How to Use Block Template Parts in a Classic WordPress Theme


Sometimes, it’s the unexpected features that make WordPress so powerful. Those little things that you didn’t know you need can end up having a big impact.

WordPress 6.1 has brought about one of these hidden gems: the ability to use block template parts within a classic theme.

It takes the capabilities of block themes and ports them over to their classic counterparts. Classic themes still make up the overwhelming majority of the market. Therefore, it makes sense to bring them up to speed on the latest tools.

Let’s explore what this feature does and why you might want to use it. Then, we’ll demonstrate how you can implement it on your website.

What’s a Block Template Part?

WordPress 5.9 introduced Full Site Editing capabilities. When combined with a block theme, the feature allows users to edit various templates within the back end.

Block template parts represent any area of a website you’d like to manage within the WordPress Site Editor. Examples include the site’s header and footer. But they could also include niche areas as well.

Theoretically, a block template part can be as broad or narrow as you like. This allows web designers to define only the theme elements they want to make editable. At best, this offers convenience for site owners while protecting the layout from any major mishaps.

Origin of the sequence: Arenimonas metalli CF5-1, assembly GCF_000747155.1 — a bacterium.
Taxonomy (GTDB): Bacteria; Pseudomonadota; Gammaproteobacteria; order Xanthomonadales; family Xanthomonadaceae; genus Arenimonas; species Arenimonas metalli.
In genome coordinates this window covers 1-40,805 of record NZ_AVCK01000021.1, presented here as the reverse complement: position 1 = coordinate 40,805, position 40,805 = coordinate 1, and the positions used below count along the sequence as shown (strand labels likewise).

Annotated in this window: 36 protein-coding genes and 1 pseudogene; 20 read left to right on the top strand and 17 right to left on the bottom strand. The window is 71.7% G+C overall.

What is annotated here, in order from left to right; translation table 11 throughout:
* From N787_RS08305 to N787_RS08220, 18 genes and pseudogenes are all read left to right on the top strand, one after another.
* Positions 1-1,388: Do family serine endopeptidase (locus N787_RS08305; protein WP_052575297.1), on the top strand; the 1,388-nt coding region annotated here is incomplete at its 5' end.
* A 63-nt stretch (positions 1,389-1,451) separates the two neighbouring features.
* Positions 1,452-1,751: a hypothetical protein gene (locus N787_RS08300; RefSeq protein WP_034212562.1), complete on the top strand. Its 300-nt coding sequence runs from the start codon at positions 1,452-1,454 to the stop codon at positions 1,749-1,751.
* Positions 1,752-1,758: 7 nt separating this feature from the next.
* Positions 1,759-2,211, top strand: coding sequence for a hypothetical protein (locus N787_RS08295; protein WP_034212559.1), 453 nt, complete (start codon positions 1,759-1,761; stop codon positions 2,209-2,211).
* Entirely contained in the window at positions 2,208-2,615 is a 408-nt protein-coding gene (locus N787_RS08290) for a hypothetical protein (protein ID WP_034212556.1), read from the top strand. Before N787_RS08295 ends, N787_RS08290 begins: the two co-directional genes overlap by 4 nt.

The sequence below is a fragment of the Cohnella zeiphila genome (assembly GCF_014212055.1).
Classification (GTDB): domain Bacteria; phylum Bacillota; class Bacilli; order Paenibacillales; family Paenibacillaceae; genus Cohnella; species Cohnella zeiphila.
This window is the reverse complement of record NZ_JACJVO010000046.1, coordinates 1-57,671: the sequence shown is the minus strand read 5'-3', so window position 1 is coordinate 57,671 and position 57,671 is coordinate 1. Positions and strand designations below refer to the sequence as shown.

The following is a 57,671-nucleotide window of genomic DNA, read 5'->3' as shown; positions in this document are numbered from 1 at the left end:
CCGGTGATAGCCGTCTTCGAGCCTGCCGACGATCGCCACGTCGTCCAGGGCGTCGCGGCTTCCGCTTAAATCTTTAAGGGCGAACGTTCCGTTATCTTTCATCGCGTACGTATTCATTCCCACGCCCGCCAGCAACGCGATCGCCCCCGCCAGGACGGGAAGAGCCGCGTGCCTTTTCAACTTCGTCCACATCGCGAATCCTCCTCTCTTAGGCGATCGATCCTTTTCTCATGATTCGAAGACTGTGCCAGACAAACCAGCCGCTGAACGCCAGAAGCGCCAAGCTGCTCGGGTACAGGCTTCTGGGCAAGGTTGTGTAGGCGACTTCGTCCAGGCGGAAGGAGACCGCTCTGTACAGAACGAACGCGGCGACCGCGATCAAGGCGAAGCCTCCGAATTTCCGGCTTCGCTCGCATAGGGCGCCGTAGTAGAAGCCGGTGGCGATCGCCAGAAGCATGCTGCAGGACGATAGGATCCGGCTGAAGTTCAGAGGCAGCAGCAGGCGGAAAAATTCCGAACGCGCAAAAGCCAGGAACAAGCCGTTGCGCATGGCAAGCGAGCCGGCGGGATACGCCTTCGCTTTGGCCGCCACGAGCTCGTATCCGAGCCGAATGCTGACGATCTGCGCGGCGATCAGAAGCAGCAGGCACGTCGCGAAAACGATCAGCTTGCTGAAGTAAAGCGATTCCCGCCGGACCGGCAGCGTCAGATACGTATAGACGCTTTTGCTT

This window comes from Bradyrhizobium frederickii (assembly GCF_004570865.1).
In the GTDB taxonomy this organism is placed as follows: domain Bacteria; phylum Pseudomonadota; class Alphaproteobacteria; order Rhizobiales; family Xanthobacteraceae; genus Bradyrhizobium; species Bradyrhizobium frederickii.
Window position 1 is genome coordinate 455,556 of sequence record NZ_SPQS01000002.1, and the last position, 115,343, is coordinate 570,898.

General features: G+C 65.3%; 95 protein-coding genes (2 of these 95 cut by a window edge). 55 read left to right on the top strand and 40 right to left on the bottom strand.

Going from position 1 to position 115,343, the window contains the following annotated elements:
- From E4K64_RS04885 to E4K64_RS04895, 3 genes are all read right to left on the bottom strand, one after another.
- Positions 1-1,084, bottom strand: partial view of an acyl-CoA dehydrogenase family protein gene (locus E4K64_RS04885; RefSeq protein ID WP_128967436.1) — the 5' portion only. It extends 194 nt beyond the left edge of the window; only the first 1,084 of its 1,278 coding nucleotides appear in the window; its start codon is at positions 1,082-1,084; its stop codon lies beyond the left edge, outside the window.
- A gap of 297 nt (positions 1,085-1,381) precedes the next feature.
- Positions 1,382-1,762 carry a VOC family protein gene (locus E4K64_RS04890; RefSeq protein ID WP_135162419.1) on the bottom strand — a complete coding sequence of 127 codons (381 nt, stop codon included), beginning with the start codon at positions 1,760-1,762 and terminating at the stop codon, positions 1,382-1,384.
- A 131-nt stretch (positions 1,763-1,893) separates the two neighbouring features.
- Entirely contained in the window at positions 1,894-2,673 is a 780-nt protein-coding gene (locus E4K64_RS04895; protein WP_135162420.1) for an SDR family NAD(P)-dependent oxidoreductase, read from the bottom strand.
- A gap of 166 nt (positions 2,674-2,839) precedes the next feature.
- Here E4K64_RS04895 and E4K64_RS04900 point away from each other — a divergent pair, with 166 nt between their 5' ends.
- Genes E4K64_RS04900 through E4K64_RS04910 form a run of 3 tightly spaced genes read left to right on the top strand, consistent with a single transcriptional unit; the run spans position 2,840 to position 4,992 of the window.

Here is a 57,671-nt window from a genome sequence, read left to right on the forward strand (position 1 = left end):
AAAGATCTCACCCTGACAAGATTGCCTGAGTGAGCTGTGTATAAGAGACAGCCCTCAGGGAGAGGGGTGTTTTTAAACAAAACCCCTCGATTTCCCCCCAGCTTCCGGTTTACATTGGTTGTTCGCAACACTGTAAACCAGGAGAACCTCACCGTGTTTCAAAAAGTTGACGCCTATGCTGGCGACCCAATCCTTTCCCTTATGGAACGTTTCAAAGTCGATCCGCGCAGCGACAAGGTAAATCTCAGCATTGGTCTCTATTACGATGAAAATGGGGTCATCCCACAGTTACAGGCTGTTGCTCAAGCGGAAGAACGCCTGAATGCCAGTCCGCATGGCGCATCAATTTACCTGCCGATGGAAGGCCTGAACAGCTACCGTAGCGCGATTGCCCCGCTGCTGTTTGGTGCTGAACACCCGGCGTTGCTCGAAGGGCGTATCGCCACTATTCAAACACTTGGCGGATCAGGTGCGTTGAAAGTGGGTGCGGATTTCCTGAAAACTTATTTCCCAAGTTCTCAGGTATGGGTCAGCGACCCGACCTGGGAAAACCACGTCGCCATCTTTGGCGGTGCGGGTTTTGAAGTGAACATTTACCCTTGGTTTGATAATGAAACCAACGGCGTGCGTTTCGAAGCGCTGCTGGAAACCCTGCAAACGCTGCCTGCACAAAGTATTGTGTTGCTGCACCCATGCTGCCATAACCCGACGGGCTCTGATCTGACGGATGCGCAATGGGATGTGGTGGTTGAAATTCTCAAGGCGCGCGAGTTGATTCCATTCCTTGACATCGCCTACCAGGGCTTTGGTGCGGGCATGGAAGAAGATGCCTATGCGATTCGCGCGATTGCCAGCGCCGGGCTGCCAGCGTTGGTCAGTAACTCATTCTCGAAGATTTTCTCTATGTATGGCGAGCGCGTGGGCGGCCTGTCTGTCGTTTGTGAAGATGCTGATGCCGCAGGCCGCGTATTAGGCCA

Unlike the custom templates that have long been used in classic themes, block template parts are saved as HTML files. They also consist of block markup, rather than PHP.

Classic themes have traditionally used the WordPress Customizer to make specific areas editable. The feature works well enough but lacks the advanced capabilities of the Site Editor. Now, there’s a way for these themes to move past those limitations.

Adding a Block Template Part to a Classic Theme

Adding a block template part to a classic WordPress theme is a relatively simple 4-step process. Here’s an example of how to set things up.

Step 1: Allow Block Template Parts in Your Theme

The first step involves allowing your theme to use block template parts. This can be accomplished by adding a code snippet to your theme’s functions.php file:

Code snippet courtesy of Learn WordPress.

Note that if your theme’s functions.php file already has a function that adds theme support for other items, you’d only need to paste add_theme_support( 'block-template-parts' ); within the existing function.

Step 2: Design Your Template in the Block Editor

Next, it’s time to fire up the WordPress Block Editor. The easiest way to go about this step is to create a new page – we’ll call ours “Test Block Part”. It can be deleted once we have our block template part up and running.

Within this page, we’ve created a simple two-column layout. It includes our fictional client’s contact information and links to their social media profiles. Everything here uses standard blocks included with WordPress core.

The idea is to allow our client to make edits to this information as needed – but without having to touch the rest of the site’s layout.

Our block template created within WordPress.

Step 3: Copy and Paste Block Markup into an HTML File

Now that we have our layout built, it’s time to copy and paste the block markup into an HTML file.